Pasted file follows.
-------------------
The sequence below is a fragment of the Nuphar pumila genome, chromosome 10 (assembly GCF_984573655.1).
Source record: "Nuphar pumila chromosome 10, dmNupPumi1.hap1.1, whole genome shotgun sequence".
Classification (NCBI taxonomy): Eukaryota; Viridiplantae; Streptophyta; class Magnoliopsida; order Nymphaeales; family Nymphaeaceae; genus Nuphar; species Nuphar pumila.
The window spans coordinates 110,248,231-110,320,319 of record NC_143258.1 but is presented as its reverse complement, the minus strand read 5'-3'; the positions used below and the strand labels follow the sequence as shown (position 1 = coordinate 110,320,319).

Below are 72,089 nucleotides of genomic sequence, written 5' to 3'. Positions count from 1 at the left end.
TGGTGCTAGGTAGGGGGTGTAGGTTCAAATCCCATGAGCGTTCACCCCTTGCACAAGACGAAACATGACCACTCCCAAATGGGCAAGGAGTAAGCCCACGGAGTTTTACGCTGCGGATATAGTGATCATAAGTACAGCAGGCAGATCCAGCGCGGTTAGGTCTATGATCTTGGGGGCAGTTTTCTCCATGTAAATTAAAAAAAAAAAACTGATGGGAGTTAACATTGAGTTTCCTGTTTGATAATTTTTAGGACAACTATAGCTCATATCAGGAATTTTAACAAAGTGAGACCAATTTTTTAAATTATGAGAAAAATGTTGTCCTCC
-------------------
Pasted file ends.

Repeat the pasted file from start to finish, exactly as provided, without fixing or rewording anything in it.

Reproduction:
The sequence below is a fragment of the Nuphar pumila genome, chromosome 10 (assembly GCF_984573655.1).
Source record: "Nuphar pumila chromosome 10, dmNupPumi1.hap1.1, whole genome shotgun sequence".
Classification (NCBI taxonomy): Eukaryota; Viridiplantae; Streptophyta; class Magnoliopsida; order Nymphaeales; family Nymphaeaceae; genus Nuphar; species Nuphar pumila.
The window spans coordinates 110,248,231-110,320,319 of record NC_143258.1 but is presented as its reverse complement, the minus strand read 5'-3'; the positions used below and the strand labels follow the sequence as shown (position 1 = coordinate 110,320,319).

Below are 72,089 nucleotides of genomic sequence, written 5' to 3'. Positions count from 1 at the left end.
TGGTGCTAGGTAGGGGGTGTAGGTTCAAATCCCATGAGCGTTCACCCCTTGCACAAGACGAAACATGACCACTCCCAAATGGGCAAGGAGTAAGCCCACGGAGTTTTACGCTGCGGATATAGTGATCATAAGTACAGCAGGCAGATCCAGCGCGGTTAGGTCTATGATCTTGGGGGCAGTTTTCTCCATGTAAATTAAAAAAAAAAAACTGATGGGAGTTAACATTGAGTTTCCTGTTTGATAATTTTTAGGACAACTATAGCTCATATCAGGAATTTTAACAAAGTGAGACCAATTTTTTAAATTATGAGAAAAATGTTGTCCTCC